Ladenís objective," I speculated to Hernando de Soto, Peruís great
author of The Other Path and now The
Mystery of Capital,
"is the expulsion of American interests from the Muslim world."
no," he replied, "itís more than that. He wants American interests
out of the whole Third World."
this scenario, the pessimistic concern is not only that American
businessmen, students, and tourists will fear to travel in any
nation with a Muslim community. It could also mean disinvestment
overseas, the further impoverishment of the developing world,
de-globalization, a world depression, and police-state policies
Bush is under great Republican pressure to bomb other Arab nations,
which would further isolate Washington. But in time, Europe
and Russia will withdraw from "Americaís war." After all, they
donít have a dog in this fight. Itís only the U.S., not Europe, that
is now so hated by so many millions of Muslims.
Orwell should have titled his book 2004 rather than 1984.
His scenario of surveillence technology, police power, and perpetual
warfare are coming closer to reality. It is easier now to imagine
American interests being expelled from many parts of the world,
or, as likely, Washington choosing itself to return to the
Western hemisphere. Europe/Russia could become another great
power, and China/Japan the other, just as Orwell imagined.
big government we now have "The Perfect War," everywhere and nowhere,
secret and interminable. The war will justify
ever expanding police powers, higher taxes, and more controls
over the citizenry. You can see easily how Washington
thrives on war. Since Sept 11th, there have been no nasty
challenges to government spending and waste, no tedious debates
over things like social security "lockboxes," nor "political"
attacks upon the Presidency. Congressmen and Think
Tank experts get lots of TV time and most everyone jumps to obey
government orders and support more regulations. Any groups
opposed to American military interventions overseas appear unpatriotic
and are marginalized, while press covereage of the war is restricted,
using the last Gulf
War as a model. Big Government, as Orwell
wrote, thrives from unwinnable wars; it doesn't get any better
just for homeland defense, are already estimated as high as $1.5
trillion over the next five years (Los Angeles Times, October
15, 2001). This is in addition to a military budget approaching
$400 billion per year. Also, our growing security forces are very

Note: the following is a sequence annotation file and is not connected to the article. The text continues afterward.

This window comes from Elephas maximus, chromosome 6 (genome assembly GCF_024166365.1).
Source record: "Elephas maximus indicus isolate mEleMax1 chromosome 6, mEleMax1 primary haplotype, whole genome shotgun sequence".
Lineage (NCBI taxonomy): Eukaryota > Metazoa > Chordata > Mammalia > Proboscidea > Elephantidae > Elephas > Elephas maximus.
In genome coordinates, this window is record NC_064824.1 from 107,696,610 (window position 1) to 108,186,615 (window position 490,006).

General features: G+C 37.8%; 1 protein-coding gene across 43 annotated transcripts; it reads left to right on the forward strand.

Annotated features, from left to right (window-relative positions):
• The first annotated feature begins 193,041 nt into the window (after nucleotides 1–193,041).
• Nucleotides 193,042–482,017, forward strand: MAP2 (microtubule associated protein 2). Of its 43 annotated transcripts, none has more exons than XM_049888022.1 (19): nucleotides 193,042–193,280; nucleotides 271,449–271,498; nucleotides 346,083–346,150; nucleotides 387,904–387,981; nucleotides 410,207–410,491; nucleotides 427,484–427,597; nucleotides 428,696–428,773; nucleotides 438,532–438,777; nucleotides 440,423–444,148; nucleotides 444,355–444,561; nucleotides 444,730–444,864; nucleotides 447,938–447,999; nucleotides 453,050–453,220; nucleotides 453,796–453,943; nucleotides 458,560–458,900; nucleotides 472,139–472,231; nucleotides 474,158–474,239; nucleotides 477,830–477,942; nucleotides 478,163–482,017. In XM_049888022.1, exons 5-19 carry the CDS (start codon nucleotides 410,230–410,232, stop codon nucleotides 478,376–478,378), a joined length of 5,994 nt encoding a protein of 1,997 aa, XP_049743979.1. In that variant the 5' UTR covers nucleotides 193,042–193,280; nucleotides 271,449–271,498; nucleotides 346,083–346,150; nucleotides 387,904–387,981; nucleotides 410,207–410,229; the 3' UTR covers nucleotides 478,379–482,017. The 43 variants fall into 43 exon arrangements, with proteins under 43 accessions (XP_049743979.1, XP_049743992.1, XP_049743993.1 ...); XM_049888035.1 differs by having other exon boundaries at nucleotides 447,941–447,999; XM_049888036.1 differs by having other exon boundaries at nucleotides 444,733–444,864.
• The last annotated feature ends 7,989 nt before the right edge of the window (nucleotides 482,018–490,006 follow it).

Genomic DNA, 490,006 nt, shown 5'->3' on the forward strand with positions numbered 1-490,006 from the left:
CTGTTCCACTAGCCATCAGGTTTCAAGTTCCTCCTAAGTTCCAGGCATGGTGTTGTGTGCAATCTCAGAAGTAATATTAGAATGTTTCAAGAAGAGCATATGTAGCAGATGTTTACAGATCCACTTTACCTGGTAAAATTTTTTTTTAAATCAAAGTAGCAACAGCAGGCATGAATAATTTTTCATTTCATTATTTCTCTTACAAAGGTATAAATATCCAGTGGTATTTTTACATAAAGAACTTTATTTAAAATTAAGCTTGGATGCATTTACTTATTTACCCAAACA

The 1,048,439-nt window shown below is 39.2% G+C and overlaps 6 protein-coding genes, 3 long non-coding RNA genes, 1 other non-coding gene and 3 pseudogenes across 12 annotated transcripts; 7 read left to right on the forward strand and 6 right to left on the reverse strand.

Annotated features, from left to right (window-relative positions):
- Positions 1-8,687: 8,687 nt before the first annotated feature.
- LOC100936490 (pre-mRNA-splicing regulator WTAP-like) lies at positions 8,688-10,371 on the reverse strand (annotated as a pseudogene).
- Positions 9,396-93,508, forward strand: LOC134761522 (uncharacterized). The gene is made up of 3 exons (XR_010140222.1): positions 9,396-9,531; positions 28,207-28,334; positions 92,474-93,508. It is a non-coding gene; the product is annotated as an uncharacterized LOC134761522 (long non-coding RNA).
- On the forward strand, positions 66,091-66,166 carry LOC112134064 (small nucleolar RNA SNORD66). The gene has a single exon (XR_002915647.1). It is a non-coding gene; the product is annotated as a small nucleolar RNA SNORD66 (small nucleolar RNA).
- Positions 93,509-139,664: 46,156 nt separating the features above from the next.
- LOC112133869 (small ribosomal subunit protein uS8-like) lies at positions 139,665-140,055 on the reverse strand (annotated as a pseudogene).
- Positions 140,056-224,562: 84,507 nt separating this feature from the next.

costly; an experienced FBI or Secret Service Agent makes $80,000Ė100,000
per year plus a good pension, often after just twenty years
work. Costs for less qualified guards will rise astronomically.
restrictions on capital movements, the end of liberal immigration
policies, and curtailed trade may also herald the end of the golden
era of economic growth in America. The boom of the last years
came in part from technological innovations and the worldwide
market for American goods and services. All this may come under
increasing restrictions, mainly self-imposed by Congress, such
as those brought about by World War I and the 1929 stock market
example, new laws allowing seizures for so-called money laundering
may cause foreign
banks to fear holding deposits in the U.S. One trade reprisal
will lead to another. Meanwhile, more and more nations (currently
some 65) will face American trade sanctions this time for not
cooperating in the "War on Terrorism"; this will reinforce protectionists
who will help push such legislation.
Magazine (October 15, 2001) draws a similar analogy,
pointing out that world trade as a share of world output didnít
return to 1913 levels until 1970. It further explains, "A Fortress
America mentality in security matters could spill into economic
ones...a short hop from nationalism to protectionism...all sorts
of parochial interests in the U.S. are much more likely to get
the upper hand." The effect on the economy will result in real
declines in American living standards. Local governments will
be raising taxes and directing budgets and resources to police, fire,
and medical departments above all else. U.S. productivity
will decline substantially.
George Friedman, editor of Stratfor.com, puts it in a cover story
in Barronís (September 14, 2002): "Wasteful spending
on enhanced security, fattened transportation costs, and the abandonment
of just-in-time inventory supply in favor of just-in-case redundancies,
will play hob with New Era efficiency."
other great costs, beyond massive inconveniences, are the
new restrictions on civil liberties. Particularly pernicious was
a provision proposed for the new anti-terrorism bill that
allowed evidence from foreign courts, obtained by
torture or threats against families, to be used
in American courts, and other sleepers we donít yet know about.
The new law also apparently allows the unconstitutional provisions
of the drug waróseizures of property without warrant or judicial
action, for exampleóto be used equally in the war on terrorism.
once started, always has unforeseen consequences. For example,
now the U.S. is responsible for Afghanistanís starving millions
as winter approaches. A famine was forecast even before the bombing,
but we will now be held responsible. If hundreds
of thousands die, as seems quite probable,
America will again be blamed, as it is now for the half million
Iraqi children dead since the U.S./UN blockade; more anti-American
charges will rock the Muslim world.
Washington is, for the first time, concerned that pro-American
messages donít get out to the Muslim world. It plans new radio
programming, purchasing time on Arab TV, and so on. But itís very
late. The Financial Times (October 13, 2001) warns of the
"readiness among ordinary Arabs to believe anyone...rather than
listen to Washington." Further, the paper notes, "For
a long time after the Gulf war, the US assumed that its allies
in the regionómost of which are authoritarian regimesócould impose